Man Falls Into Mount St. Helens Crater

A climber on Mount St. Helens fell into the volcano’s crater Monday afternoon, leading deputies to launch a rescue operation.

The 50-year-old man was about five feet away from the edge on a cornice when it gave way, sheriff’s deputies said. His condition isn’t known but he is blowing an emergency whistle, according to Skamania County undersheriff Dave Cox.

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A rescue operation is under way and the North Country EMS Volcano Rescue Team, which specializes in high-angle rescues, has been called in.”We’re watching the weather that’s moving in and the darkness,” Cox said. “We’re going to have our hands full this evening.”A helicopter crew was able to locate the man on a 45-degree snow slope near the bottom of the crater, but they were not able to hoist the man to safety.”One of the pilots thought he saw him moving his head around a bit,” Cox said.Cox said winds were turbulent within the crater Monday afternoon. A Coast Guard helicopter also hovered in the crater but the crew determined they did not have enough power to maintain their location and hoist the man up.The first 911 call reporting the fall came in at 1 p.m. The call originated with the Clatsop County Sheriff’s Office, which is located along the Oregon Coast, but was then transferred to the Cowlitz County Sheriff’s Office.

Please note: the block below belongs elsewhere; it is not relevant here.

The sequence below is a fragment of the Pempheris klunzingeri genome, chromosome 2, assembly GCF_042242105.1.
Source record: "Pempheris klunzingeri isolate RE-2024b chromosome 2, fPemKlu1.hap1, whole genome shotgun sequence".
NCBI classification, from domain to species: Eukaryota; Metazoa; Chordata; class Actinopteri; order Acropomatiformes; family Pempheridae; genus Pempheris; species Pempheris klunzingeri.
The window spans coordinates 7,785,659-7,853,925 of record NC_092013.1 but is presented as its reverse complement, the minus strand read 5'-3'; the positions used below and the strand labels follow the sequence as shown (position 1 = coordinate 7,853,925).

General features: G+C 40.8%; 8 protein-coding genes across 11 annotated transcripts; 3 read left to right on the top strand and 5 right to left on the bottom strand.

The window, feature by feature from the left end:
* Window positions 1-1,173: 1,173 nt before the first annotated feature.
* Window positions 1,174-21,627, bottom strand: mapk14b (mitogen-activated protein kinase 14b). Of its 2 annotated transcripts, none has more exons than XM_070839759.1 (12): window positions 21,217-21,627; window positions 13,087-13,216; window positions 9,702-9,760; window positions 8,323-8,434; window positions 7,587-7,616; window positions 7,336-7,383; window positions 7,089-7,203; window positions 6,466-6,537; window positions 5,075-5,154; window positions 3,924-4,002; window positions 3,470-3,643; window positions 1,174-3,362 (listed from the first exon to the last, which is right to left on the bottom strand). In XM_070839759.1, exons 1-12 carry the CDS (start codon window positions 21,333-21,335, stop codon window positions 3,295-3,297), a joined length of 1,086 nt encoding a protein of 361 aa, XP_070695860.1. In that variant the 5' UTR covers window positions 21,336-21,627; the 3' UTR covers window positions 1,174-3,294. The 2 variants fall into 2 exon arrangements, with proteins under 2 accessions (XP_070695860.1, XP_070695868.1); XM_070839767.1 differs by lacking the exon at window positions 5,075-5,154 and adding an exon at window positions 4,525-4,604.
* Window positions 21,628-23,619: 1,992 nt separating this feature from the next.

It was a poor connection and the reporting party said a climber had fallen into the crater at Mount St. Helens, according to the sheriff’s office. The call was then dropped.Mount St. Helens is an active volcano in the Gifford Pinchot National Forest.  It is roughly halfway between Portland and Seattle. Thousands of people climb to the crater’s rim each year, but permits are required to go above 4,800 feet.A warning on the U.S. Forest Service Web site said the crater rim is “unstable and can be hazardous at any time.”

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